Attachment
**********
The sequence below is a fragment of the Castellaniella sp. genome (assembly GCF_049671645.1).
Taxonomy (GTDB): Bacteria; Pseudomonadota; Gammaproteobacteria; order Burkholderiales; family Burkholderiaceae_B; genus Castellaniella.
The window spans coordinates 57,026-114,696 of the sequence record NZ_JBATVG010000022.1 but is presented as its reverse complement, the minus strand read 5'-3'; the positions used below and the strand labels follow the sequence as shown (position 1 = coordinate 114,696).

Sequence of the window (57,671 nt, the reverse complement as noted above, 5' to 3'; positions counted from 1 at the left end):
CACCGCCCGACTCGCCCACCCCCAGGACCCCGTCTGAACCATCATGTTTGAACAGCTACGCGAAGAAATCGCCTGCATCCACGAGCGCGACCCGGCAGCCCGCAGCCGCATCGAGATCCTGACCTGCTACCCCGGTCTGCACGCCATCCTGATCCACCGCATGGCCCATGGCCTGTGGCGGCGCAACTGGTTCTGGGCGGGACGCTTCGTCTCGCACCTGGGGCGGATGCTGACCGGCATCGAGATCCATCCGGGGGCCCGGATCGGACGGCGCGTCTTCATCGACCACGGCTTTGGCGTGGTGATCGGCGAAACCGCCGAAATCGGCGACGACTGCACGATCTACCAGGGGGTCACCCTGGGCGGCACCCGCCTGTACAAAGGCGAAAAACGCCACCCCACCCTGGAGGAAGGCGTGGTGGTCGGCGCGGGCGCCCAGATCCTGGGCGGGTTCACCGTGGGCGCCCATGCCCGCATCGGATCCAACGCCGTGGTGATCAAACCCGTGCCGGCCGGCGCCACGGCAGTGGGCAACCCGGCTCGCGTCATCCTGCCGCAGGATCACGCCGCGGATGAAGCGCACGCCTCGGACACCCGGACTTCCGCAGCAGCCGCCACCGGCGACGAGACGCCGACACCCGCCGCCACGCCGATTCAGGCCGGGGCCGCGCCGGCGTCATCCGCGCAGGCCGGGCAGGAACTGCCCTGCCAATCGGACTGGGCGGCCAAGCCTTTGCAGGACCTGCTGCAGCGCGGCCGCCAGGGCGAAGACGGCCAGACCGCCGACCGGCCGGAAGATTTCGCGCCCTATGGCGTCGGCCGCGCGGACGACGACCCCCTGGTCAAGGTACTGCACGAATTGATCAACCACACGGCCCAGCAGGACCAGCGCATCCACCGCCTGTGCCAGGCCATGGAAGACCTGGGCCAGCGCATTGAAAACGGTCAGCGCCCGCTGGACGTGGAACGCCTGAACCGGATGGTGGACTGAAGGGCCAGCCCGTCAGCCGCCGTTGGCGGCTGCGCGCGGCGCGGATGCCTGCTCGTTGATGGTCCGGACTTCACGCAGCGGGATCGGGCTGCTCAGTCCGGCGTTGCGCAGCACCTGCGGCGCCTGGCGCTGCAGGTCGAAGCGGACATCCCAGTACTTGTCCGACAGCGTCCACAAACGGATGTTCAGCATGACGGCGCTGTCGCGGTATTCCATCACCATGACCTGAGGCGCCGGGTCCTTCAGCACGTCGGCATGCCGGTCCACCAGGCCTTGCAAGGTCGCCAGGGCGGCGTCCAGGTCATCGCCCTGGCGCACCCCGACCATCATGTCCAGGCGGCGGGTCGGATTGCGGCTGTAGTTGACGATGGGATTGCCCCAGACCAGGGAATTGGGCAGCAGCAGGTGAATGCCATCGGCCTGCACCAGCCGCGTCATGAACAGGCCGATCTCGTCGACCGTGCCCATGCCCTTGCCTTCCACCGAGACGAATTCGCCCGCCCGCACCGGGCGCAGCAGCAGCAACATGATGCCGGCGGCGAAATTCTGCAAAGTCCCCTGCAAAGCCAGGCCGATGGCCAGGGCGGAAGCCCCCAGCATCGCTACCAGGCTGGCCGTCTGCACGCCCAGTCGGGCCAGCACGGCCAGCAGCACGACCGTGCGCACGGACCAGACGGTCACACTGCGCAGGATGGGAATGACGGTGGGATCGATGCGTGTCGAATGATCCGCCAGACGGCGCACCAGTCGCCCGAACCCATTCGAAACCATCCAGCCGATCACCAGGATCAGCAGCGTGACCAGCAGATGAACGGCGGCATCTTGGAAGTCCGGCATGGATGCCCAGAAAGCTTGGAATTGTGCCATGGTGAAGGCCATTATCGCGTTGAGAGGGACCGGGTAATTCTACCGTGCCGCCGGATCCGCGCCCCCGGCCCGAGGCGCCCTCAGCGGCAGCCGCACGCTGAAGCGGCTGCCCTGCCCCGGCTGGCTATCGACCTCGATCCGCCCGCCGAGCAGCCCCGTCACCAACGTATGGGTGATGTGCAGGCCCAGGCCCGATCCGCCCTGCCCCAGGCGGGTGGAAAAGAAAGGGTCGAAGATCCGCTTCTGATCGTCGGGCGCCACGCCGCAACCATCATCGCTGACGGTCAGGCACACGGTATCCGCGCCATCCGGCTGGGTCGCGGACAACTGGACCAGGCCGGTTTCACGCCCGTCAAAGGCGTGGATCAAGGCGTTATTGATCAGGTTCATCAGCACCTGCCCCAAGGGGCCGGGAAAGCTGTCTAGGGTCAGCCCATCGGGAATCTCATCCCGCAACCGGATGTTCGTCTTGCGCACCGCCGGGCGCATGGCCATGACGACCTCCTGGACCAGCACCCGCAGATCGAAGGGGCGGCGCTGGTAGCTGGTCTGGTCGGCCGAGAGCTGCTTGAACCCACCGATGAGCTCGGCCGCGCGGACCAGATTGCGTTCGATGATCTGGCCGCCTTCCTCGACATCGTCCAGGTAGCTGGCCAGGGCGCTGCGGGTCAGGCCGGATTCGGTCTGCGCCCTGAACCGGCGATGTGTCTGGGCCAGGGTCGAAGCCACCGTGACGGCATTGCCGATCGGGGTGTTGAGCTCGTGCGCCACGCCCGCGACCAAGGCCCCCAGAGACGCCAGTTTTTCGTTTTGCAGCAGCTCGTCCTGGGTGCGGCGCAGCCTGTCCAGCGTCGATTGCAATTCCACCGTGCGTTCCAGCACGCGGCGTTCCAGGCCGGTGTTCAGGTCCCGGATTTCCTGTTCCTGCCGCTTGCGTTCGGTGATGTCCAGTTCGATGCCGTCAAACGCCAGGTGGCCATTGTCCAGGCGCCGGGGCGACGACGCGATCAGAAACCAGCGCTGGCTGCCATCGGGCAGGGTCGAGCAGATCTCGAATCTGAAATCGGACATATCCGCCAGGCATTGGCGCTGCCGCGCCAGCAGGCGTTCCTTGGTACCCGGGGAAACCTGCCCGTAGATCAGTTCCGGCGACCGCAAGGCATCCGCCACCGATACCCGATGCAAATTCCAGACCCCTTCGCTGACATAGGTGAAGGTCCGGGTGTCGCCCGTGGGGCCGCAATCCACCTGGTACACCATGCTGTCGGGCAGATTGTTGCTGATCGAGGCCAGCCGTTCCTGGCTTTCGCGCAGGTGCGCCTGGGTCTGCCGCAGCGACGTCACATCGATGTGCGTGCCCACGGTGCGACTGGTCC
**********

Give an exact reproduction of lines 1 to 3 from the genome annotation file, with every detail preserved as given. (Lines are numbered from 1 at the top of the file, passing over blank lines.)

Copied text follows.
The sequence below is a fragment of the Castellaniella sp. genome (assembly GCF_049671645.1).
Taxonomy (GTDB): Bacteria; Pseudomonadota; Gammaproteobacteria; order Burkholderiales; family Burkholderiaceae_B; genus Castellaniella.
The window spans coordinates 57,026-114,696 of the sequence record NZ_JBATVG010000022.1 but is presented as its reverse complement, the minus strand read 5'-3'; the positions used below and the strand labels follow the sequence as shown (position 1 = coordinate 114,696).